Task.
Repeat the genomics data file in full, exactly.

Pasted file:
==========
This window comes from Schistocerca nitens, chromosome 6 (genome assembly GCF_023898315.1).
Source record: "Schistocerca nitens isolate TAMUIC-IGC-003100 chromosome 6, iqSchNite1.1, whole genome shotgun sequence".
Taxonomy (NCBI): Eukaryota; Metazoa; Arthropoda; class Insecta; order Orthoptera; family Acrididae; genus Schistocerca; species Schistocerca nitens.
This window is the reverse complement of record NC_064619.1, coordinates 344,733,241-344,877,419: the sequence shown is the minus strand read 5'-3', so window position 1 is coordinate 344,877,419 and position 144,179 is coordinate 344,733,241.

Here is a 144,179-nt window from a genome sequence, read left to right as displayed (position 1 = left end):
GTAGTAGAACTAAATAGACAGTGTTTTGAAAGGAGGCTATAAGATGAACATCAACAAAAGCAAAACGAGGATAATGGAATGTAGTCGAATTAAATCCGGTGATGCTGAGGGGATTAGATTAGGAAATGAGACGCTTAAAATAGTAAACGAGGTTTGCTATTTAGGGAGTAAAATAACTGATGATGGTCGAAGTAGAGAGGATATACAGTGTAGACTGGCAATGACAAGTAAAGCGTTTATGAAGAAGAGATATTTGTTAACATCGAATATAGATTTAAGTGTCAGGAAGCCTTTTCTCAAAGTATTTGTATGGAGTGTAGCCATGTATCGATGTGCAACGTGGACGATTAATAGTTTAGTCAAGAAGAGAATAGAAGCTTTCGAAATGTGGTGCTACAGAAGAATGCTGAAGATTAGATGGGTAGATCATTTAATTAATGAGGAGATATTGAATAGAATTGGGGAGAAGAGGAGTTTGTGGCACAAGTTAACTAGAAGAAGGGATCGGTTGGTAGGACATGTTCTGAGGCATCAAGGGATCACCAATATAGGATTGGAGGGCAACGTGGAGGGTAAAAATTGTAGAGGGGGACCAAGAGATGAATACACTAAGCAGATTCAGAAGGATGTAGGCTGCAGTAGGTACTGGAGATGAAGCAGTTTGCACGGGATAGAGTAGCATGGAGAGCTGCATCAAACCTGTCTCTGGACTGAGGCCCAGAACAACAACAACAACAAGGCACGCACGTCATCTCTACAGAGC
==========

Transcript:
This window comes from Schistocerca nitens, chromosome 6 (genome assembly GCF_023898315.1).
Source record: "Schistocerca nitens isolate TAMUIC-IGC-003100 chromosome 6, iqSchNite1.1, whole genome shotgun sequence".
Taxonomy (NCBI): Eukaryota; Metazoa; Arthropoda; class Insecta; order Orthoptera; family Acrididae; genus Schistocerca; species Schistocerca nitens.
This window is the reverse complement of record NC_064619.1, coordinates 344,733,241-344,877,419: the sequence shown is the minus strand read 5'-3', so window position 1 is coordinate 344,877,419 and position 144,179 is coordinate 344,733,241.

Here is a 144,179-nt window from a genome sequence, read left to right as displayed (position 1 = left end):
GTAGTAGAACTAAATAGACAGTGTTTTGAAAGGAGGCTATAAGATGAACATCAACAAAAGCAAAACGAGGATAATGGAATGTAGTCGAATTAAATCCGGTGATGCTGAGGGGATTAGATTAGGAAATGAGACGCTTAAAATAGTAAACGAGGTTTGCTATTTAGGGAGTAAAATAACTGATGATGGTCGAAGTAGAGAGGATATACAGTGTAGACTGGCAATGACAAGTAAAGCGTTTATGAAGAAGAGATATTTGTTAACATCGAATATAGATTTAAGTGTCAGGAAGCCTTTTCTCAAAGTATTTGTATGGAGTGTAGCCATGTATCGATGTGCAACGTGGACGATTAATAGTTTAGTCAAGAAGAGAATAGAAGCTTTCGAAATGTGGTGCTACAGAAGAATGCTGAAGATTAGATGGGTAGATCATTTAATTAATGAGGAGATATTGAATAGAATTGGGGAGAAGAGGAGTTTGTGGCACAAGTTAACTAGAAGAAGGGATCGGTTGGTAGGACATGTTCTGAGGCATCAAGGGATCACCAATATAGGATTGGAGGGCAACGTGGAGGGTAAAAATTGTAGAGGGGGACCAAGAGATGAATACACTAAGCAGATTCAGAAGGATGTAGGCTGCAGTAGGTACTGGAGATGAAGCAGTTTGCACGGGATAGAGTAGCATGGAGAGCTGCATCAAACCTGTCTCTGGACTGAGGCCCAGAACAACAACAACAACAAGGCACGCACGTCATCTCTACAGAGC